My point went whizzing over your head or you chose not to address the real point. I am talking about a liberal knee jerk reaction to raise taxes when there is soo much waste, red tape, theft, corruption, and redundancy muddying the entire politacal system. “You drive on public roads, rely on police enforcement to deter burglars from robbing your home, enjoy food that is inspected by the government for safety, and type messages on the internet (which was started with government funding).” Everything you just mentioned I agree that Govt has a responsibility to provide to some extent these services. I will even add the fire dept and public schools, and water and sewer departments. But it is also their resposibility to provide these services in an efficient, honest, and accountable way without taking the money we earn and throwing it in the same sewer I am paying for. It’s a pretty basic concept that we would all use in our own homes…”fix the leak in the tub before adding more water to it.” When they take my money and waste it through graft and corruption I do considder that stealing. “the Big Dig” Enough said. I was stolen from and so were you.

        1. Brad-I love the bathtub analogy! How true it is. For me it’s not a conservative or a liberal thing. It’s common sense. This is why I have a problem with Will’s vote on the supplementary budget. Saving jobs for colleagues in the House, the Senate and the Trial Court should not take precedence over the many worthy causes being discussed…it is naive to suggest that his proposal to increase taxes will help those less fortunate. Our elected officials should be cutting the overhead and waste before they consider raising anyone’s taxes!-Spencer

      2. Joel-Just playing devil’s advocate here…whereas the top 20% of wage earners pay 70% of the taxes and the middle 60% pay the remaining 30%; are you suggesting the bottom 20% are stealing?-Spencer

        1. We share the pain, and it’s a lot less painful for a millionaire to pay $1,000 than for a person making $30,000 to pay $30.

          As those wealth-redistributing socialists at the Wall Street Journal wrote: “The top 400 taxpayers have greatly increased their share of individuals’ income since the mid-1990s. The group accounted for 1.15% of total income in 2005….more than twice as large as its 0.49% share a decade earlier.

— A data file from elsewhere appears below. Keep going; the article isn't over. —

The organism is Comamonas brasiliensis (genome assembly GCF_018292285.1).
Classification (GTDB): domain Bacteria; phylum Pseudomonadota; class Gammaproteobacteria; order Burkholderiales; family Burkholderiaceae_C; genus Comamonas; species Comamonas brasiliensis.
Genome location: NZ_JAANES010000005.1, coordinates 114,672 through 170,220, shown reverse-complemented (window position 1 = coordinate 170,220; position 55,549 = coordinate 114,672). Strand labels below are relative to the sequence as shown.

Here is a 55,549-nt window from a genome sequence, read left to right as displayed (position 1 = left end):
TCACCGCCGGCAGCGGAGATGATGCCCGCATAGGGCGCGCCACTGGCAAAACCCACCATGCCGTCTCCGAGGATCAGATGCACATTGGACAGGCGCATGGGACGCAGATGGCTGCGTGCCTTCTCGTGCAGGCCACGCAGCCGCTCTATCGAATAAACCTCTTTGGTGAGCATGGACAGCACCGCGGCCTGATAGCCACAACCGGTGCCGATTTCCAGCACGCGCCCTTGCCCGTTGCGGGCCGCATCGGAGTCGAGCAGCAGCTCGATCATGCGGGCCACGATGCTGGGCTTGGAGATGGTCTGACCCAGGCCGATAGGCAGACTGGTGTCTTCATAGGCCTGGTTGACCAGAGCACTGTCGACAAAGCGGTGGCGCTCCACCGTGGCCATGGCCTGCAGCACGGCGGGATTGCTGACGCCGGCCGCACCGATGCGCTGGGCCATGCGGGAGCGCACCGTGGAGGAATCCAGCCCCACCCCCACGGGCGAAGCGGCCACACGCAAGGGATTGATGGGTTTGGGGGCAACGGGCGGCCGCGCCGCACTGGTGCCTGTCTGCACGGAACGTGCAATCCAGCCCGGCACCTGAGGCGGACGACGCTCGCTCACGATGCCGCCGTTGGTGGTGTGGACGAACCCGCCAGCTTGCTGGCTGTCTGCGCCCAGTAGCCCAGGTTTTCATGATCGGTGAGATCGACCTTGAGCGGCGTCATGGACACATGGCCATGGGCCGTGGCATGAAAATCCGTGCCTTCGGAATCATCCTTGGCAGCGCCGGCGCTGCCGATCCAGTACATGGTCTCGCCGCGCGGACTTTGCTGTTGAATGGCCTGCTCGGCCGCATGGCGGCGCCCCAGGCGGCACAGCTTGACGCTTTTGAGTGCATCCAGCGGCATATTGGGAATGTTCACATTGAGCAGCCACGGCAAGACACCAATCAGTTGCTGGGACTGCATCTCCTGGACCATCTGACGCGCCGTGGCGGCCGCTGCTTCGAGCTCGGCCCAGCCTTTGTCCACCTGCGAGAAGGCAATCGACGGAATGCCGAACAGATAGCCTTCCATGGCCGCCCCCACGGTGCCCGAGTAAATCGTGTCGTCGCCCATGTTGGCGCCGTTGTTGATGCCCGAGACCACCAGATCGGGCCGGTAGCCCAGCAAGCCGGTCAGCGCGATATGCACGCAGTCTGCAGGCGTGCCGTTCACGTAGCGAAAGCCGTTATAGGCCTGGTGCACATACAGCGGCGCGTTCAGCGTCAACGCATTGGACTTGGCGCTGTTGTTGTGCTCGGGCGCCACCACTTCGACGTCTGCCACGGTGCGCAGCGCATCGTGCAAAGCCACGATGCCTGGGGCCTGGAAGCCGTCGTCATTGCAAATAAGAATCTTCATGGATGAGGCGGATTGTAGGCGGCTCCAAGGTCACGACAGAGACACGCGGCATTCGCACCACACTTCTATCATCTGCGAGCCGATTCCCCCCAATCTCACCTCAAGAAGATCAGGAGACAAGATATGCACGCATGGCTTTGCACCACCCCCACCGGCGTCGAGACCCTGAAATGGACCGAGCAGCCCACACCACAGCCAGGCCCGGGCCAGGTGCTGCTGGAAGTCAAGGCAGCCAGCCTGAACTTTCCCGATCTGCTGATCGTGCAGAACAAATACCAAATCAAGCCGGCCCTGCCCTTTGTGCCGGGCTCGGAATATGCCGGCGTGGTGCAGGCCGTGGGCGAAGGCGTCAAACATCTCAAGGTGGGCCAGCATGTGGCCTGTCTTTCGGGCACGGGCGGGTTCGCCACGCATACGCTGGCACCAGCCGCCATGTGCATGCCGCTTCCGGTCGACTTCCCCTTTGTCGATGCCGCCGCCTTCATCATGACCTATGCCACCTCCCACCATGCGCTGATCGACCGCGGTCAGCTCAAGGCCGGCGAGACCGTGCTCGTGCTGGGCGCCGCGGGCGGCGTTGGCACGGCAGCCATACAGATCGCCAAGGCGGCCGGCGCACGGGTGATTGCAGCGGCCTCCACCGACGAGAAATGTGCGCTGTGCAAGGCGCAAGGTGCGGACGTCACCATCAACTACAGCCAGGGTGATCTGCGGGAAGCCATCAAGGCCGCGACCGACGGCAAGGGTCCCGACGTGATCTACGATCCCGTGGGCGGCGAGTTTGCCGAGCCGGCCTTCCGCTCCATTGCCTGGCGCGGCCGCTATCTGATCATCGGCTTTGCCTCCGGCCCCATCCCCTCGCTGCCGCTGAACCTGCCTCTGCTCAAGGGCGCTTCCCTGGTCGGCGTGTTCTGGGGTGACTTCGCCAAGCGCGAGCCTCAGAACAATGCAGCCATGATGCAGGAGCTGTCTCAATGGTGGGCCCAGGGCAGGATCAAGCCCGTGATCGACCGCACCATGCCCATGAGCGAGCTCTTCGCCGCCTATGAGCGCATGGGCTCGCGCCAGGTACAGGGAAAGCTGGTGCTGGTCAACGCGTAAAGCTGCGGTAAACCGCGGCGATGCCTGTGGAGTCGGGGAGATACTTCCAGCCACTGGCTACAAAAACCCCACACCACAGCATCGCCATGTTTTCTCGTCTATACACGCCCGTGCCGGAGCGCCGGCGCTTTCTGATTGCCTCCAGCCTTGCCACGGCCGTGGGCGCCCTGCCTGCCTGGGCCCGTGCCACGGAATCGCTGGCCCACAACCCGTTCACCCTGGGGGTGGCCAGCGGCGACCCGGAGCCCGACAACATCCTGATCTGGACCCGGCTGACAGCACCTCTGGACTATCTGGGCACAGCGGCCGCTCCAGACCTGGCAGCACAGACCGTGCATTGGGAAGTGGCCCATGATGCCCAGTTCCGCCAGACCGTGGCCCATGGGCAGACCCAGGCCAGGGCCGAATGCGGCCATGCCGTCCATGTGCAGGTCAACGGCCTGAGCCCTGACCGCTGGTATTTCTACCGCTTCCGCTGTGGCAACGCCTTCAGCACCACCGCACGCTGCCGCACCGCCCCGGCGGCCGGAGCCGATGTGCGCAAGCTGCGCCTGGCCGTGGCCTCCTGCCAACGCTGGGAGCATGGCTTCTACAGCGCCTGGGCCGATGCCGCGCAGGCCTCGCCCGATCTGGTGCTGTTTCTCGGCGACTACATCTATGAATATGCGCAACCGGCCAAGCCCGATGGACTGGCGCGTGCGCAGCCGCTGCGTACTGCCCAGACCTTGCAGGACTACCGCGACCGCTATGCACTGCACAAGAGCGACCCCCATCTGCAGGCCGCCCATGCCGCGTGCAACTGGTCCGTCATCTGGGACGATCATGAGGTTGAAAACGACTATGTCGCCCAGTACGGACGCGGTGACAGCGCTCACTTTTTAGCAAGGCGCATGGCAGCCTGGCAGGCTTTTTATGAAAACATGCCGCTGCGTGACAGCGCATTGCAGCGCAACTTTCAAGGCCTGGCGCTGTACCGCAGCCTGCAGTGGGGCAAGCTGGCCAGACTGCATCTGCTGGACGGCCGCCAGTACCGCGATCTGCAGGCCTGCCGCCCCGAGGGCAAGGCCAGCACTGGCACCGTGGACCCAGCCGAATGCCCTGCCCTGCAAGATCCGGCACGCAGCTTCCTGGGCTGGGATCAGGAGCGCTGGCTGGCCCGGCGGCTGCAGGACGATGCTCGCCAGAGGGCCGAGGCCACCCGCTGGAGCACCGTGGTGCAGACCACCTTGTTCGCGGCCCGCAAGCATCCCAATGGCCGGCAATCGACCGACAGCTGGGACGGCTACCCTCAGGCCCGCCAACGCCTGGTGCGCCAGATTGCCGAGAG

….The average federal income-tax rate for the group was 18.23%….well below the average income-tax rate of nearly 30% back in 1995, when Bill Clinton was in the White House.”
          The people at the top had their share of the wealth grow but their share of the taxes shrink.

          1. The bathtub analogy doesn’t quite work, actually. With a normal bathtub, yes, you fix the leak before you refill the tub — because there’s not a very big consequence of letting the tub go unused for a couple hours. If you need to take a shower and haven’t gotten around to fixing the tub, you’ll probably put down a few towels to soak up the leaked water. And if the tub absolutely has to stay full — if an empty tub would mean people lose their jobs, or can’t afford to buy food, or have to drive on bad roads, or can’t get police/fire protection, etc — then you absolutely keep the water flowing even while you fix the leak.

            I agree this administration isn’t great. At this point, I don’t see myself voting for Patrick if he runs again. But we shouldn’t cut off the nose to spite the face.

  8. Will,
    There is an opportunity for us to increase our state tax without a progressive income tax, and that is the 5.85% option.
    In the past, I’ve looked at the 5.85% tax option, realizing it’s a voluntary form of graduated tax in a way, and knowing I could probably afford it, only to shrug it off saying, “Why me? To feed those bandits in the State House? No thanks.”

    This year feels a little different. First, the federal stimulus package as it affects me most directly is to forego my IRA Required Minimum Distribution for the year. This saves me plenty in federal and state taxes, much more than upping my state tax to the 5.85% level.